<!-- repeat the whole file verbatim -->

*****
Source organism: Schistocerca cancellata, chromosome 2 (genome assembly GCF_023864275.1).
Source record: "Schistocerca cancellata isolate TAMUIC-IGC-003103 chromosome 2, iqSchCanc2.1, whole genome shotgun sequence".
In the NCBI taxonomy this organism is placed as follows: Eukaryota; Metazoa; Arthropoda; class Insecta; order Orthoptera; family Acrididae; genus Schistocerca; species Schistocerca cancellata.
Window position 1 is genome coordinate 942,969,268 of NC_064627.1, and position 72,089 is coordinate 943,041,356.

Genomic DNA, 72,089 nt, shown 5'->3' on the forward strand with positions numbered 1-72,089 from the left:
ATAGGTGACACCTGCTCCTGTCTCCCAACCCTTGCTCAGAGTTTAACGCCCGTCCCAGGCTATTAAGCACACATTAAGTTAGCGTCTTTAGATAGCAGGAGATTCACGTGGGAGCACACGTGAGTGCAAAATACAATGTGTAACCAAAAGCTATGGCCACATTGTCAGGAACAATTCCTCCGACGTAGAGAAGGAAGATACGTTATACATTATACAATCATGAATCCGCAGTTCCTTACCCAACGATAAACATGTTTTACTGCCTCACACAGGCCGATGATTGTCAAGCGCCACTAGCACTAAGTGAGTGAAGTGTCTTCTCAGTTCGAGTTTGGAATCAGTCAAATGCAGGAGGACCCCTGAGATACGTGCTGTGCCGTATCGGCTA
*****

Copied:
Source organism: Schistocerca cancellata, chromosome 2 (genome assembly GCF_023864275.1).
Source record: "Schistocerca cancellata isolate TAMUIC-IGC-003103 chromosome 2, iqSchCanc2.1, whole genome shotgun sequence".
In the NCBI taxonomy this organism is placed as follows: Eukaryota; Metazoa; Arthropoda; class Insecta; order Orthoptera; family Acrididae; genus Schistocerca; species Schistocerca cancellata.
Window position 1 is genome coordinate 942,969,268 of NC_064627.1, and position 72,089 is coordinate 943,041,356.

Genomic DNA, 72,089 nt, shown 5'->3' on the forward strand with positions numbered 1-72,089 from the left:
ATAGGTGACACCTGCTCCTGTCTCCCAACCCTTGCTCAGAGTTTAACGCCCGTCCCAGGCTATTAAGCACACATTAAGTTAGCGTCTTTAGATAGCAGGAGATTCACGTGGGAGCACACGTGAGTGCAAAATACAATGTGTAACCAAAAGCTATGGCCACATTGTCAGGAACAATTCCTCCGACGTAGAGAAGGAAGATACGTTATACATTATACAATCATGAATCCGCAGTTCCTTACCCAACGATAAACATGTTTTACTGCCTCACACAGGCCGATGATTGTCAAGCGCCACTAGCACTAAGTGAGTGAAGTGTCTTCTCAGTTCGAGTTTGGAATCAGTCAAATGCAGGAGGACCCCTGAGATACGTGCTGTGCCGTATCGGCTA